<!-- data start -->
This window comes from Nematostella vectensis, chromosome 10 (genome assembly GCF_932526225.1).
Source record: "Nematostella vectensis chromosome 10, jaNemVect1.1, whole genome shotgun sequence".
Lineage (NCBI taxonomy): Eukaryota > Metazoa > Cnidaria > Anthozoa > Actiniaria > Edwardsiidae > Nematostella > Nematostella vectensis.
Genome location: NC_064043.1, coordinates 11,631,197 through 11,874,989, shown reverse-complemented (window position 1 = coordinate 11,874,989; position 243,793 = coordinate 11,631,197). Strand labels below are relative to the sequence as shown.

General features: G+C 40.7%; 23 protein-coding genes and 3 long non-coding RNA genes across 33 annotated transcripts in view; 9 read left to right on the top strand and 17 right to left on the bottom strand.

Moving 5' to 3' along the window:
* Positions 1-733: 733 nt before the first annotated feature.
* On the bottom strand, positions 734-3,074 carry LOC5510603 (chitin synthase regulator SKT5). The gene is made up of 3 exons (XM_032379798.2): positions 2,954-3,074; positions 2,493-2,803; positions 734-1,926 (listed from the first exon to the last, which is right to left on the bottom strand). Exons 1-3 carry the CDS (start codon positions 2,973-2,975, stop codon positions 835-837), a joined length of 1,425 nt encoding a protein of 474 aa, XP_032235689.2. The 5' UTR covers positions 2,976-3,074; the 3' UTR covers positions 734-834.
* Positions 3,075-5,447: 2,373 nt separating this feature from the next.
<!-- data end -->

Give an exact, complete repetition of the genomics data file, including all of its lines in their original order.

This window comes from Nematostella vectensis, chromosome 10 (genome assembly GCF_932526225.1).
Source record: "Nematostella vectensis chromosome 10, jaNemVect1.1, whole genome shotgun sequence".
Lineage (NCBI taxonomy): Eukaryota > Metazoa > Cnidaria > Anthozoa > Actiniaria > Edwardsiidae > Nematostella > Nematostella vectensis.
Genome location: NC_064043.1, coordinates 11,631,197 through 11,874,989, shown reverse-complemented (window position 1 = coordinate 11,874,989; position 243,793 = coordinate 11,631,197). Strand labels below are relative to the sequence as shown.

General features: G+C 40.7%; 23 protein-coding genes and 3 long non-coding RNA genes across 33 annotated transcripts in view; 9 read left to right on the top strand and 17 right to left on the bottom strand.

Moving 5' to 3' along the window:
* Positions 1-733: 733 nt before the first annotated feature.
* On the bottom strand, positions 734-3,074 carry LOC5510603 (chitin synthase regulator SKT5). The gene is made up of 3 exons (XM_032379798.2): positions 2,954-3,074; positions 2,493-2,803; positions 734-1,926 (listed from the first exon to the last, which is right to left on the bottom strand). Exons 1-3 carry the CDS (start codon positions 2,973-2,975, stop codon positions 835-837), a joined length of 1,425 nt encoding a protein of 474 aa, XP_032235689.2. The 5' UTR covers positions 2,976-3,074; the 3' UTR covers positions 734-834.
* Positions 3,075-5,447: 2,373 nt separating this feature from the next.